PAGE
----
- Similarly, prior to engaging in our programme, women are largely excluded from family decision-making - with less than an average of 19% of women reporting being included in decisions on having more children across South Sudan, the DRC, Rwanda and Nigeria. And across all the contexts where we work, less than 26% of women feel able to discuss these issues with other women in their community, meaning that often the challenges they face are compounded by social isolation, exclusion and a lack of support.
But the picture isn’t entirely bleak. By situating our data in the framework of the SDGs and centring the experiences of the most marginalised women living in conflict-affected countries, we can demonstrate, year on year, just how impactful it can be to prioritise taking and sustaining a holistic approach to women’s power.
After graduating from our programme ,women’s ability to save increased in the DRC, South Sudan, and Nigeria to from an average of 21% at enrolment to 97% at graduation. Women’s access to decisions about having more children increased and the proportion of women building and sustaining community with each other skyrocketed to an average of above 60% across every context we work in.
As acknowledged by the Goals themselves, the lived experience of marginalisation or extreme poverty is multidimensional and interlinked – it is not defined by earnings alone. In that respect, our data reflects the complexity of leaving no one behind and how marginalisation affects the women we work with in every aspect of their lives. Building an enabling environment for women’s rights, especially in conflict settings, must be inclusive of every dimension of a woman’s experience, considering a range of issues – from food security and education to economic power and violence prevention.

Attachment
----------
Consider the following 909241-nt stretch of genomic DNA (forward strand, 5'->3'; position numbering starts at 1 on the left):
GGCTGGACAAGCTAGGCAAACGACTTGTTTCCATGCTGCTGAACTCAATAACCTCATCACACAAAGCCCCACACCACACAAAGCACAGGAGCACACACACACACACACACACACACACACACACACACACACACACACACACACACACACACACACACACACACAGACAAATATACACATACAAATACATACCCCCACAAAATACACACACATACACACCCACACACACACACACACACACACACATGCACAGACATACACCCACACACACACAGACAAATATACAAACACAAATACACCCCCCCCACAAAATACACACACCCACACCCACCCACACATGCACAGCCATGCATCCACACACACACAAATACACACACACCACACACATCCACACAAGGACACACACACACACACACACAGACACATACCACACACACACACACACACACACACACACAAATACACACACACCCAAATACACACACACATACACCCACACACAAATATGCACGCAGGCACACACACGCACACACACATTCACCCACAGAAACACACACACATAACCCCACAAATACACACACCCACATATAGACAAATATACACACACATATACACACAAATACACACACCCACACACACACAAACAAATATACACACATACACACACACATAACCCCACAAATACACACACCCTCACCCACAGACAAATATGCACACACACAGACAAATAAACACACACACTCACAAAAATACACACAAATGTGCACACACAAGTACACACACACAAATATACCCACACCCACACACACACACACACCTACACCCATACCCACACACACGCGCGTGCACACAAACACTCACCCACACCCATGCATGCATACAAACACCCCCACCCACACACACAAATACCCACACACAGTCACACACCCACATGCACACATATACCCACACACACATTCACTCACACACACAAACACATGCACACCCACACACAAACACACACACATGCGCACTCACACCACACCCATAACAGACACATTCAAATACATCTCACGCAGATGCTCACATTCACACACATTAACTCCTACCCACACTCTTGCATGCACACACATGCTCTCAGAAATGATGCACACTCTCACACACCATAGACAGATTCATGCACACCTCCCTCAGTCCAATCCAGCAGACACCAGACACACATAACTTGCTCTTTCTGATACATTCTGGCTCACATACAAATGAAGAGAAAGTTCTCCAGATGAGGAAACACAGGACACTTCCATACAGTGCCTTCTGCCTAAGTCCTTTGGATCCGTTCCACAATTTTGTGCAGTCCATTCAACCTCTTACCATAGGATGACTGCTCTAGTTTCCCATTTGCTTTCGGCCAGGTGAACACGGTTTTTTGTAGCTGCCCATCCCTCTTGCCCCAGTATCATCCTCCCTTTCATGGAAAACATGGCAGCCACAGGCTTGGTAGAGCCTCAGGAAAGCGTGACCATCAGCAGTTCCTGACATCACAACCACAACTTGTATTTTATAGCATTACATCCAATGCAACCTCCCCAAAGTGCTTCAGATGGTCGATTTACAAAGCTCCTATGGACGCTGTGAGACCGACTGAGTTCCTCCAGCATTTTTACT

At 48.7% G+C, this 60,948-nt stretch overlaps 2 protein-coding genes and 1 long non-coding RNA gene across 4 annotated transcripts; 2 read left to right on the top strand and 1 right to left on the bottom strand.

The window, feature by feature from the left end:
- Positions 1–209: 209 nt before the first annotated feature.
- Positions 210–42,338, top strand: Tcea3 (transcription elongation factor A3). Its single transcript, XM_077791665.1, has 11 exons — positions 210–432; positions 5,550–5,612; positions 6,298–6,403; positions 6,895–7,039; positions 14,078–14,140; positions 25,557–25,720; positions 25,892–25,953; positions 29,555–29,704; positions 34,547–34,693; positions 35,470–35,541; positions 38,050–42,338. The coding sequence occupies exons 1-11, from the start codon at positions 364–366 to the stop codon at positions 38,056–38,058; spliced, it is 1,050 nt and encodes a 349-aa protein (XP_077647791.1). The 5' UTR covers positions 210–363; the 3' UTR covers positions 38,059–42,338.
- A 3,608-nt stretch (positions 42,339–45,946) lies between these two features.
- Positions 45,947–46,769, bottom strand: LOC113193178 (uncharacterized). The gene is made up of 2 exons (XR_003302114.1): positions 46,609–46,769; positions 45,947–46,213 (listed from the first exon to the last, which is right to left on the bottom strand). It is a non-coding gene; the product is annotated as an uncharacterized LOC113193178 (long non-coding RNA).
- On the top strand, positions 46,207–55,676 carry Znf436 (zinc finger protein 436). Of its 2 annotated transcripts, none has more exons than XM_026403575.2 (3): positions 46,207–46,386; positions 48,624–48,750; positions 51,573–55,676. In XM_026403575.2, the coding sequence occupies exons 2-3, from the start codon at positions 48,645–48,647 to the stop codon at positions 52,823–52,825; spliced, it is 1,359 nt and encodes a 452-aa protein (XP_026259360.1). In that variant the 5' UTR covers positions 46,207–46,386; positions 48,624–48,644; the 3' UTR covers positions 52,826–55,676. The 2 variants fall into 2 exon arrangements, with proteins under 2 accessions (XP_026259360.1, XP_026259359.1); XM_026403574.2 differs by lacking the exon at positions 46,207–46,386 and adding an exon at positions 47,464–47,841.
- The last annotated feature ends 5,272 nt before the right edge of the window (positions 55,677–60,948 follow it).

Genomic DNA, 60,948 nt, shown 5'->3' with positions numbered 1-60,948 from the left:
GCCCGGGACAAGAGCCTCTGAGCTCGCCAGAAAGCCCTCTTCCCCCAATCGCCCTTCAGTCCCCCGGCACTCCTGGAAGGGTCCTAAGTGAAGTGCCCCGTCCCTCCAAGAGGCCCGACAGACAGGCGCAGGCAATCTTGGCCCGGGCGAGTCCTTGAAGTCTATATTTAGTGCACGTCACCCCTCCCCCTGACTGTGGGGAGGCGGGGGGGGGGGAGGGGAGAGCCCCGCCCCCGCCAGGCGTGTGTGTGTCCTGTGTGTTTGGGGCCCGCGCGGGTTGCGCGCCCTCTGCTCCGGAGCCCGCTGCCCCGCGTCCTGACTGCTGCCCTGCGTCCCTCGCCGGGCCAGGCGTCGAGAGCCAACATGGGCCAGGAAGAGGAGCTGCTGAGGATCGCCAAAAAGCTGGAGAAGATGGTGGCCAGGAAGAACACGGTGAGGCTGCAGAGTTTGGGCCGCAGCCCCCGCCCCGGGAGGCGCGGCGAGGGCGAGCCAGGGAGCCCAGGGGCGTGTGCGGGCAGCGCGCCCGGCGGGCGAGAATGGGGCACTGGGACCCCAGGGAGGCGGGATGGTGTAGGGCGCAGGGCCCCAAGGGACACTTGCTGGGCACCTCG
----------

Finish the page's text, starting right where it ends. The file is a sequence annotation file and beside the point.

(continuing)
Women are working to uphold their rights across the contexts we work in, but there is a danger that their realities will be missed at the SDG Summit next week. With time running out for the world to deliver the SDGs, this summit is more important than ever before. The Prime Minister’s presence at the Summit, along with other world leaders, is absolutely necessary to demonstrate the UK’s commitment to turning words into action and accelerating critical progress on the SDGs – especially for marginalised women affected by conflict.
By situating our data in the framework of the SDGs and centring the experiences of the most marginalised women living in conflict-affected countries, we can demonstrate, year on year, just how impactful it can be to prioritise taking and sustaining a holistic approach to women’s power. Explore our interactive data hub here.
In 2015, world leaders agreed to 17 Global Goals to end poverty, fight inequality and stop climate change. We are concerned that marginalised women survivors of conflict are being failed by the Goals and are continuing to be left behind.
Learn more about the conflict-affected countries where we work around the world. Since our origins in Bosnia and Herzegovina, we have expanded and adapted our programmes to support 553,437 women living in some of the world’s most challenging environments.